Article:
Recent News
12.12.18
Keith Lockhart
KEITH LOCKHART JOINS THE ROSTER
12.10.18
Vienna Boys Choir
Classical Album of the Week: Vienna Boys Choir Sings Strauss
WRTI
12.07.18
JoAnn Falletta, Mariss Jansons, David Alan Miller, Peter Oundjian, Patrick Summers, Alexandre Tharaud, Magos Herrera & Brooklyn Rider , Mason Bates, Symphonieorchester des Bayerischen Rundfunks, Munich , Academy of St Martin in the Fields , Les Violons du Roy , Anthony Roth Costanzo, Nathan Gunn
2019 Grammy Nominees
Grammy Awards
12.07.18
New York Philharmonic String Quartet , Yefim Bronfman
Bronfman, NY Philharmonic Quartet impress at Linton Series
Cincinnati Business Courier
12.06.18
Aaron Diehl
Pianist Diehl in jazz trio plays varied concert in Palm Beach
Palm Beach Daily News
12.06.18
Julian Wachner
This Is the Best ‘Messiah’ in New York
The New York Times
12.04.18
Sir Andrew Davis
ELGAR The Music Makers. The Spirit of England (Davis)
Gramophone
12.03.18
Chanticleer
Chanticleer Christmas concert, 11/30/18
Divamensch
12.01.18
Ward Stare
Twin pianists deliver impeccable style in ‘Perfect Pairs’ concert
Sarasota Herald Tribune
11.27.18
Richard Kaufman
PHANTOM OF THE OPERA HAUNTS THE SOROYA IN REAL TIME
Broadway World

News archive »

Brilliant Montrose Trio Makes Local Debut in La Jolla

02.07.16
Montrose Trio
San Diego Story

When we think of the music of Tchaikovsky, only his major achievements come to mind: the operas, symphonies, concertos or ballets. Although he evinced little interest in chamber music, his mighty Piano Trio in A Minor, played magnificently by the Montrose Trio Saturday (February 6) in La Jolla, remains a glorious exception to that overall neglect.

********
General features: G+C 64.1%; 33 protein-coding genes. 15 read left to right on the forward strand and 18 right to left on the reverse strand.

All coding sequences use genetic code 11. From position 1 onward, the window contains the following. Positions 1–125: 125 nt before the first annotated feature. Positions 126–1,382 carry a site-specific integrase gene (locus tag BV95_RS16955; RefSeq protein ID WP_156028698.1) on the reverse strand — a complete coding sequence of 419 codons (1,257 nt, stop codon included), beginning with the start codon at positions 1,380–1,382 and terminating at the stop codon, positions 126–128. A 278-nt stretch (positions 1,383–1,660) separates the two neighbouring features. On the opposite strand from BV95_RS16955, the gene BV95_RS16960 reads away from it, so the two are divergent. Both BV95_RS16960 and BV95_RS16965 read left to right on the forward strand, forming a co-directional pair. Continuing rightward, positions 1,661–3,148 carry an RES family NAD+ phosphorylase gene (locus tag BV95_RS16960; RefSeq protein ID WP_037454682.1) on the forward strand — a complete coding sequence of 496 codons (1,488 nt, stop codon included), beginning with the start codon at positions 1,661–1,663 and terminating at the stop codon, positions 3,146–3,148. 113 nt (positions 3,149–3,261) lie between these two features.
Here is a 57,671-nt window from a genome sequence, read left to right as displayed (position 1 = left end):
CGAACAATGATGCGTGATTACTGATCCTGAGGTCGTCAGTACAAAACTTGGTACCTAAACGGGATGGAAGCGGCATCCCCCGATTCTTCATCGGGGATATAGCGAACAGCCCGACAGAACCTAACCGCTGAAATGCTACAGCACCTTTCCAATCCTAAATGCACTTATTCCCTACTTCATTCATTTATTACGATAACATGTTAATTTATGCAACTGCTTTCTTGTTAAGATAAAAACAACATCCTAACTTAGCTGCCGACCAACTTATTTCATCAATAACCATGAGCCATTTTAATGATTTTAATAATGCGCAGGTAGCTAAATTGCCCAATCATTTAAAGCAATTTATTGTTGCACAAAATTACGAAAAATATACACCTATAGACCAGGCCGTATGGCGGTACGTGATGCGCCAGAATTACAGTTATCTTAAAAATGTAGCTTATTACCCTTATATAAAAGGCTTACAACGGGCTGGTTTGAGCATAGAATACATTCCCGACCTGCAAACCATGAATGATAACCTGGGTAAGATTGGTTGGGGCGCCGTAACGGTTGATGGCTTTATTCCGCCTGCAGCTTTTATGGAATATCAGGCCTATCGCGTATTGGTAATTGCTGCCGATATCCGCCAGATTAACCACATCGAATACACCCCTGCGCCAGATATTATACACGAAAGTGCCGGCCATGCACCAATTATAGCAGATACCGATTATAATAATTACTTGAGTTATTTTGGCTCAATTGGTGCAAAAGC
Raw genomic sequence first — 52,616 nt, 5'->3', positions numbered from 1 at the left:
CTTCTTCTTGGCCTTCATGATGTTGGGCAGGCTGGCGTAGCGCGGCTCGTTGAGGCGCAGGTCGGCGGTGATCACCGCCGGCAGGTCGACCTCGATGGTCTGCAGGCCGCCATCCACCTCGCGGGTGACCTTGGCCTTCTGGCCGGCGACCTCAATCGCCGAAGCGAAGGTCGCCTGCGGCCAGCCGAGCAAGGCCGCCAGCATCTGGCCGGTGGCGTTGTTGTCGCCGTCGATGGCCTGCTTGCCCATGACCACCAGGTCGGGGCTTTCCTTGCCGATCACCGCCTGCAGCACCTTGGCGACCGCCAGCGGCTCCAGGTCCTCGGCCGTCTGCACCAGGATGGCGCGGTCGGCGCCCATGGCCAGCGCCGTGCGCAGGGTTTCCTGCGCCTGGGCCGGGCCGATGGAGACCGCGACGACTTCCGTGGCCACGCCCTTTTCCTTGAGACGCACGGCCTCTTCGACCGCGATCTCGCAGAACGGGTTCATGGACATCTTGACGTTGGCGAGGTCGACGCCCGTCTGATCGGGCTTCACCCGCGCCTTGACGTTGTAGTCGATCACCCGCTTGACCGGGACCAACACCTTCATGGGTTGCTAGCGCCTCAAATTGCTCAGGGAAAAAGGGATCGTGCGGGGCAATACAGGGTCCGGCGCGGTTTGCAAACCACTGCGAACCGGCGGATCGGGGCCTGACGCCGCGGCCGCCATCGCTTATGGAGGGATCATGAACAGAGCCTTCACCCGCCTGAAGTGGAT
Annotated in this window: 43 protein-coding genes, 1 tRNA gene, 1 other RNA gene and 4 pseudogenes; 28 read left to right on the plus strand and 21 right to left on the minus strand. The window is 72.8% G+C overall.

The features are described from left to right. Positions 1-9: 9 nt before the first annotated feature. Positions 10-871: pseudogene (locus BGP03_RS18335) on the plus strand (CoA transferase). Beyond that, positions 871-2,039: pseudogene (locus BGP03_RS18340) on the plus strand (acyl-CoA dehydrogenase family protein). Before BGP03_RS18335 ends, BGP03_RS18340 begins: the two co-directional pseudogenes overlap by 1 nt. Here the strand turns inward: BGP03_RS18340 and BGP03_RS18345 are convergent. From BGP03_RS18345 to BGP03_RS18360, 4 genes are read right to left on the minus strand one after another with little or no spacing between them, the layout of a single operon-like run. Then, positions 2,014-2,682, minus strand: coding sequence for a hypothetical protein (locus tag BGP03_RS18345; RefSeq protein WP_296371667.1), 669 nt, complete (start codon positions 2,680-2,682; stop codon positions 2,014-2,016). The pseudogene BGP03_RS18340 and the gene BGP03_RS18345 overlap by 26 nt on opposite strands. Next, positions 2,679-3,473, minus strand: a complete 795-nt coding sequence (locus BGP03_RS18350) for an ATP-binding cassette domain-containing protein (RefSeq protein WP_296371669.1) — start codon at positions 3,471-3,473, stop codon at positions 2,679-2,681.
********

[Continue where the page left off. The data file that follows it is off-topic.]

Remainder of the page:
Written as a tribute—or more precisely a memorial—to Nikolai Rubinstein, head of the Moscow Conservatory and orchestral conductor who championed Tchaikovsky’s symphonies, the grandly designed Piano Trio bristles with symphonic aspiration, which Montrose projected with muscular authority. In the opening movement, they filled Sherwood Auditorium with a warm, effulgent sonority that invigorated the composer’s bold, declamatory statements, yet they pulled back with hushed, delicate balances for the few authentically elegiac reveries. Although the composer titled that movement Pezzo élégiaco, very few of its 20 minutes are spent lamenting the departed Rubinstein. 

While the Montrose Trio has been performing together for only two years, their strongly integrated ensemble makes them sound like a far more seasoned ensemble. Perhaps because the two string players had played together in the Tokyo String Quartet before its recent retirement from the performing scene and because Parker is such a stellar collaborative musician, Montrose began with a significant advantage, one they have built upon with evident success.

Haydn’s Piano Trio in E Major again gave prominence to Parker, whose interpretation of the classical repertory regularly inspires audiences. In June of 2015, his vivid Mozart Piano Concerto in C, K. 467, for example, opened that season’s Mainly Mozart Festival on a celebratory note.

Parker’s approach to Haydn may not appeal to period instrument purists, but on a modern concert grand he produces a sparkling vivacity that is at once clean and bracing. And he and his cohorts approached the humor of the Rondo finale with knowing insouciance. 

Read the rest of the review here